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Young, Geoffrey Winthrop (1876-1958)
Young, Geoffrey Winthrop (1876-1958)
Baronet’s son and sometime poet Young was a leading British alpinist before the Great War, and during the conflict itself displayed incredible courage in the Italian Tyrol where he was to lose a leg to shellfire while driving ambulances. This didn’t stop him climbing and with the aid of a personally designed prosthetic attachment afterwards, he even climbed the Matterhorn in 1935. Before and after the First World War Young organised Easter or Xmas parties in Snowdonia which proved extremely influential in drawing together the leading young climbers and develop climbing in Wales. His main legacy derives, however, from his organisational and hustling ability to make things happen on an institutional basis. He persuaded the Climbers' Club to produce the first modern pocket sized rock-climbing guidebooks in Britain in 1909 for example. His most lasting achievement, however is probably lies in his being the driving force behind the creation of the British Mountaineering Council as an umbrella group for the formerly disparate climbing clubs of England & Wales. A friend and admirer of the great German educationalist Kurt Hahn, Young was also influential as an educator, playing a part in establishing the ethos of such institutions as Gordonstoun and Outward Bound as well as helping to found the first modern outdoor education centre at White Hall in Derbyshire.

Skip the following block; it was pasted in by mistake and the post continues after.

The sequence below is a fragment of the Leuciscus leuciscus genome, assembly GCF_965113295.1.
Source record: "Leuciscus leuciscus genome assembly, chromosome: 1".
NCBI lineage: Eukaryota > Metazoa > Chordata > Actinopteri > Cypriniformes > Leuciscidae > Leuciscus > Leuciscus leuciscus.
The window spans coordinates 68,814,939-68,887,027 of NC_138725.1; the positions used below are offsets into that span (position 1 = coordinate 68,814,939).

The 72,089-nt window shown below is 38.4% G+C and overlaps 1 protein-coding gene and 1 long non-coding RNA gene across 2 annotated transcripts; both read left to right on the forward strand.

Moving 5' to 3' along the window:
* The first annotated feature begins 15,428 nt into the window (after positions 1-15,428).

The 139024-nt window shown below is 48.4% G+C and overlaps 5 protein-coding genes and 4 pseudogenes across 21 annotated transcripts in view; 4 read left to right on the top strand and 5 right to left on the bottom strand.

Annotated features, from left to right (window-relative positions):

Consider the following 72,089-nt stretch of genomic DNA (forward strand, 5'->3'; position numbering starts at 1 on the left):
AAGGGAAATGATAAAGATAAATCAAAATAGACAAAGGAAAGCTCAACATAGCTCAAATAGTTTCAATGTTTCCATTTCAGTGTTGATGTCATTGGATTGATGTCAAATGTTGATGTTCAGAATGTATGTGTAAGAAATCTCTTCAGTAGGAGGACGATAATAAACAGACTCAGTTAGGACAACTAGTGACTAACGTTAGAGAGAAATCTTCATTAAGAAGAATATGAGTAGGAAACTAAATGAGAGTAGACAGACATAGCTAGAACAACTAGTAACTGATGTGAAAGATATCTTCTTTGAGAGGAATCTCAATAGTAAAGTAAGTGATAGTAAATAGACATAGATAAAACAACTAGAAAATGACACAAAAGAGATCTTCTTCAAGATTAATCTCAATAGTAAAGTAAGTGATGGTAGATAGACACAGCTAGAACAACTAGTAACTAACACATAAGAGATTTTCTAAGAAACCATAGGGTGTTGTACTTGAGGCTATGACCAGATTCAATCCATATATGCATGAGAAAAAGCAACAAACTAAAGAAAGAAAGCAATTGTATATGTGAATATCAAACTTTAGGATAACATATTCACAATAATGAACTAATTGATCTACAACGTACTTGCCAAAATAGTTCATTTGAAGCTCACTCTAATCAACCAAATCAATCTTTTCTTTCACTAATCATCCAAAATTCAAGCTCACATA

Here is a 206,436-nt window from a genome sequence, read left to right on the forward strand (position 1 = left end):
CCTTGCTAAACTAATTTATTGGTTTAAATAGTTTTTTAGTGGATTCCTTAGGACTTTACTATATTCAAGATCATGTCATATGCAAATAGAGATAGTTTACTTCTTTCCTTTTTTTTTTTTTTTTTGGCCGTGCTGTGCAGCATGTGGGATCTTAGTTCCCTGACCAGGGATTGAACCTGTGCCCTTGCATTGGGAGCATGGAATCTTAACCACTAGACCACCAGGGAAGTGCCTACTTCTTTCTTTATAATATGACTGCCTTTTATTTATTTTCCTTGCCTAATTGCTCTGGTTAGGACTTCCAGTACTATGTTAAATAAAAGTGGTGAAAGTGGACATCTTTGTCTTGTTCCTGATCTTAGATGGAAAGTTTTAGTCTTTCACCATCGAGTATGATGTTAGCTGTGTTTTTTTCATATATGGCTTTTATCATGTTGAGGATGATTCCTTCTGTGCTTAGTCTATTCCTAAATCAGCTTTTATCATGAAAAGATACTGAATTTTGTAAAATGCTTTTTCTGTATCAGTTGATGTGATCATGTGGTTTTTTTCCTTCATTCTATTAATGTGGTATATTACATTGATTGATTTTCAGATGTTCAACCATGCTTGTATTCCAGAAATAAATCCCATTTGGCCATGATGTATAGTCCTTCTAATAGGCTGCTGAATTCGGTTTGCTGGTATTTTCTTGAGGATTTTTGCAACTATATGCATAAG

Biographical information is kindly supplied by Colin Wells.
2006-08-06 00:00:00
Maxine Willett
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Young, Geoffrey Winthrop (1876-1958)
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B041 : On high hills : Memories of the Alps